This edited book calls on international scholars (15 single authored or collectively authored chapters) in anarchist studies to critically reflect on historical and contemporary experimentations in anarchist pedagogies. Scholarly efforts will focus on what we have learned from past anarchist experiences and current transformative learning environments — where individuals are engaged in collective, participatory, voluntary and mutual efforts that contest global capitalist structures.

The edited collection responds to the need to reflect on anarchist pedagogies and will highlight three major themes. Authors in the first section will be encouraged to focus on historical discussions surrounding anarchism and education. The authors will give introspective critiques of historical practices, including theories of teaching and learning and alternatives to compulsory public schools. Authors in the second section will construct philosophical and theoretical frameworks evolving from contemporary anarchists, particularly through individuals participating in cooperatives, independent media collectives, infoshops, political zines, open source projects, DIY, direct action networks and other autonomous and cultural spaces.

Continued efforts to construct theoretical and philosophical discussions surrounding anarchism have also provided opportunities to build affinities and tensions with frameworks outside of anarchist writings (Cohn, 2007). The third section will encompass anarchist theories of teaching and learning. Authors will be asked to construct linkages and apprehensions to theories surrounding critical pedagogies and critical theory, autonomous Marxism, postmodernity and poststruturalism.

Proposed sections:

Forward:

Zack de la Rocha

1) Introduction

2) Section 1: Anarchism & Education: Historical experimentations

a. Anarchist perspectives on education

b. Modern Schools; Spain and the United States

c. Pedagogical practices: teacher/student relationship

d. Issues of the state and compulsory education

e. Connection and/or tensions between progressive education and social reconstruction

f. What have we learned?

3) Section 2: Anarchist Pedagogies in the “here and now”

a. Contesting power through multiple fronts: Movements against neoliberalism and learning through collective processes: Infoshops, cooperatives, autonomous spaces, zines, DIY

b. Teaching and learning in non-hierarchical, mutual and voluntary spaces — issues surrounding race, class, gender, LGBT

c. Technology: Issues surrounding the use of technology: open source, listservs, blogs & discussion boards

4) Section 3: Anarchism: Theoretical Frameworks on Teaching & Learning

a. Affinities: Anarchism & Critical pedagogies. Relationship to Postmodernism and Poststructuralism-Postanarchism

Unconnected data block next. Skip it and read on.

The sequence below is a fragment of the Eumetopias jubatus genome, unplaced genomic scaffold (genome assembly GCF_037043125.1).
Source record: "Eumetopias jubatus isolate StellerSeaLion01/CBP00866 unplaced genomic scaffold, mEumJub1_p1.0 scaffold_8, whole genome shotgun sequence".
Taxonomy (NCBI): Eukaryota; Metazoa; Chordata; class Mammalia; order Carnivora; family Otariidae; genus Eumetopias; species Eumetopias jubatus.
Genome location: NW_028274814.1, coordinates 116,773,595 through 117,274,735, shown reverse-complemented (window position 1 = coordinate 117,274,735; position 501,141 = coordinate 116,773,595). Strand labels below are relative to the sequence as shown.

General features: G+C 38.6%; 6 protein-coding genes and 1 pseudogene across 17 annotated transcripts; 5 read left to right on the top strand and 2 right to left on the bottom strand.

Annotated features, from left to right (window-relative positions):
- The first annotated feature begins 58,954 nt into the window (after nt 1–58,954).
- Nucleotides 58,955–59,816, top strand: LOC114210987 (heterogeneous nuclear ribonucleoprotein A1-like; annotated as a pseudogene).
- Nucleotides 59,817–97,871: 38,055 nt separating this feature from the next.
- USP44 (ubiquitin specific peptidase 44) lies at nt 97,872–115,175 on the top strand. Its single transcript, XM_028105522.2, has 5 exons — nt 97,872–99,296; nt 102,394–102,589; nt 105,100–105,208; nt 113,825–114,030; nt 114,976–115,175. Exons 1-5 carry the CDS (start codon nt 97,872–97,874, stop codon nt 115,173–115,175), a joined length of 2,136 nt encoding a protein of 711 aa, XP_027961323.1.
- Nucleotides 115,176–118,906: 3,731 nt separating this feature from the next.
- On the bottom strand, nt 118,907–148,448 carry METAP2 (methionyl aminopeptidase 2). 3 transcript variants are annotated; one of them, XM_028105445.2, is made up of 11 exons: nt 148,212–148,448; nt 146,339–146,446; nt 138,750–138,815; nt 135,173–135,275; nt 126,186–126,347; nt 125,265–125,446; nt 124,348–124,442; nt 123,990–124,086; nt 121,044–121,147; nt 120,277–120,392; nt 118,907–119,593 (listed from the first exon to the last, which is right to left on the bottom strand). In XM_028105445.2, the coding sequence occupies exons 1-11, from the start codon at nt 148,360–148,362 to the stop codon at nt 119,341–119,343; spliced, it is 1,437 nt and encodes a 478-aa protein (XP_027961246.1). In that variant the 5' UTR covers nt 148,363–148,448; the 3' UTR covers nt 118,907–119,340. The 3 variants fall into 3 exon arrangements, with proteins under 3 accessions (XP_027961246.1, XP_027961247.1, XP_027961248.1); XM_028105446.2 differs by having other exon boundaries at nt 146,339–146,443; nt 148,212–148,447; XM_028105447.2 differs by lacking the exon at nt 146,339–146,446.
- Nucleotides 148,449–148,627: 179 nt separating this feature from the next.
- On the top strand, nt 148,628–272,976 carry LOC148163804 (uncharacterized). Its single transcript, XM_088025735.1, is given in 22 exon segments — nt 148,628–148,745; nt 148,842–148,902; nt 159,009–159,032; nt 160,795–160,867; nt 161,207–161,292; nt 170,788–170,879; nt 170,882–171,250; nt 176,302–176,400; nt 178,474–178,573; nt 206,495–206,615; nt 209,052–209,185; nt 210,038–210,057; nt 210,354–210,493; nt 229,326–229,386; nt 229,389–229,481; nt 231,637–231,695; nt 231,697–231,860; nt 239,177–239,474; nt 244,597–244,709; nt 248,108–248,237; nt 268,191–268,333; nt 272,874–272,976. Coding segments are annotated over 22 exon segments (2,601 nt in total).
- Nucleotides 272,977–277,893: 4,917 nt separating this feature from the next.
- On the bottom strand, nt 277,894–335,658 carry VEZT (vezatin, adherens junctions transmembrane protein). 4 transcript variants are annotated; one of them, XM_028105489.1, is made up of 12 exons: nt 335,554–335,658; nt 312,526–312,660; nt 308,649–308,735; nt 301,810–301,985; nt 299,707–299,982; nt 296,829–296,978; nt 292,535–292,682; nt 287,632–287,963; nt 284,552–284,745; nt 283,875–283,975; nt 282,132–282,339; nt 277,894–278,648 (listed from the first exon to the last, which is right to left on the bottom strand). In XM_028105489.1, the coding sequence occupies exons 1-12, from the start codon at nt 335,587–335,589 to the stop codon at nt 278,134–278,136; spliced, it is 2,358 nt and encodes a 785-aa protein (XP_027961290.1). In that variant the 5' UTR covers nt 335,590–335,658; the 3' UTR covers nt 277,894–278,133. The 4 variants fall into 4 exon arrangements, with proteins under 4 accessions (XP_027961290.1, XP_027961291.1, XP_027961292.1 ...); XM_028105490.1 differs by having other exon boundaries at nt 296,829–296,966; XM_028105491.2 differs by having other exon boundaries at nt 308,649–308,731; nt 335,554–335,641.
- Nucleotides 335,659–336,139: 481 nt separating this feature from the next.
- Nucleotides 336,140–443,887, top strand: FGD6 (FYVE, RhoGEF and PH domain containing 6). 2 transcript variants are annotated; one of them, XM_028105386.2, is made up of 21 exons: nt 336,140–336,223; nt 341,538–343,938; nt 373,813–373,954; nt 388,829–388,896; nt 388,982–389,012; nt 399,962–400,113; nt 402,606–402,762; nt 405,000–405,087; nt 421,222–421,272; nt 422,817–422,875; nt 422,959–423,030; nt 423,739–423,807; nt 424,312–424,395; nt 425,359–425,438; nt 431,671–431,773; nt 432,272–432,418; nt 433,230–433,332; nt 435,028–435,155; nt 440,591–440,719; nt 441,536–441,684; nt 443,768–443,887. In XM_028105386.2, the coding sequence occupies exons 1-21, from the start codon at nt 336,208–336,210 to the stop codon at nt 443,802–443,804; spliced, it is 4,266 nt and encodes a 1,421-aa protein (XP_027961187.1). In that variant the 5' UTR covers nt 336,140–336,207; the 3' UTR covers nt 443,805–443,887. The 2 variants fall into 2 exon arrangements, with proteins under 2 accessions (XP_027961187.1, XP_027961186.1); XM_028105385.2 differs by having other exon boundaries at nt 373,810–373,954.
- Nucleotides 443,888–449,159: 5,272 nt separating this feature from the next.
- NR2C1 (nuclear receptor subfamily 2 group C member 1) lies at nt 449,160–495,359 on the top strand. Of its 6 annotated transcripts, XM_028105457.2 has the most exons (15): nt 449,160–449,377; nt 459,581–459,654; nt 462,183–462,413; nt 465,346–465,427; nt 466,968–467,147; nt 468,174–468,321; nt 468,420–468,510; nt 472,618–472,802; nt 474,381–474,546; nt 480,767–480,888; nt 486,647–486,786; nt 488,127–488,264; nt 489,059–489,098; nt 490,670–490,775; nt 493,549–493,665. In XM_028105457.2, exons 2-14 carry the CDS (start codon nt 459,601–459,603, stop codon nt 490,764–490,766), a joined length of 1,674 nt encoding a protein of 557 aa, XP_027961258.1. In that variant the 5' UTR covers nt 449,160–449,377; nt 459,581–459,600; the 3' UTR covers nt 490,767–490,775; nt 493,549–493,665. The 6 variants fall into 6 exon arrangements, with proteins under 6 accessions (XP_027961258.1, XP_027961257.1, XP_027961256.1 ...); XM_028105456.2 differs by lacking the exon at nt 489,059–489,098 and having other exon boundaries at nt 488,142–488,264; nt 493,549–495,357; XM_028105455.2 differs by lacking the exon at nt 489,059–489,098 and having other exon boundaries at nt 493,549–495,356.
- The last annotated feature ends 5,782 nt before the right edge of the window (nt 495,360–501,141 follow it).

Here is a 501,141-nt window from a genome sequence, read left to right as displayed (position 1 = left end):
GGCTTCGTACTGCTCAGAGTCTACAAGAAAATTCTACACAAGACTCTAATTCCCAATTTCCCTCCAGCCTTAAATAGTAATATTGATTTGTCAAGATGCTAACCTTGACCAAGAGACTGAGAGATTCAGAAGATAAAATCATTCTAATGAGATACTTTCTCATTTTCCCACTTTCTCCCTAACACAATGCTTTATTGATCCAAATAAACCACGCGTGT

b. Informal learning spaces

c. De-schooling

d. Anarchism & the role of the university

e. Pedagogical practices

Audience:

Anarchist Pedagogies will draw upon and make connection to contemporary anarchist studies literature, particularly in education. The book will be important for scholars in anarchist studies, critical pedagogy, as well as undergraduate students and activists who are interested in building philosophical, theoretical, historical and contemporary discussions and imaginations beyond traditional forms of education.

Timeframe:

1) Proposals due by July 20th, 2010

2) Proposal confirmations: August 20th, 2010

3) Chapter drafts due by October 1st, 2010

4) Editor

5) Review of drafts: November, 2010

Editor will produce a comprehensive introductory and single authored chapter in one of the three sections. The forward will be written by an activist/scholar. Final editing and approval of the formatted version will be submitted December 30th, 2010. Publishing date will be set for early fall, 2011.

Contributors:

Process for submitting proposals:

Interested scholars, researchers, educators, activists and others should send to the editor, by July 20th, 2010, the following:

1) Names, positions, mailing addresses, fax and phone numbers, and email addresses of authors;

2) Title of proposed chapter;

3) Description, of no more than 300 words, of chapter, including type of research, approach, context, connection to the book, and other pertinent information;

4) Biographies of authors of no more than 200 words;

Biography of editor:

Robert Haworth is an Associate Professor in Multicultural Education at University of Wisconsin-La Crosse. He currently serves as the director for the Research Center for Cultural Diversity and Community Renewal. He teaches undergraduate and graduate courses surrounding diversity and education, globalization and neoliberalism. He has published multiple peer reviewed book chapters and presented internationally on anarchism and informal learning spaces, as well as critical social studies education. He co-founded Regeneration TV, along with other research collectives that are directly involved in contesting neoliberal policies at the university level. This is Robert Haworth’s first edited book.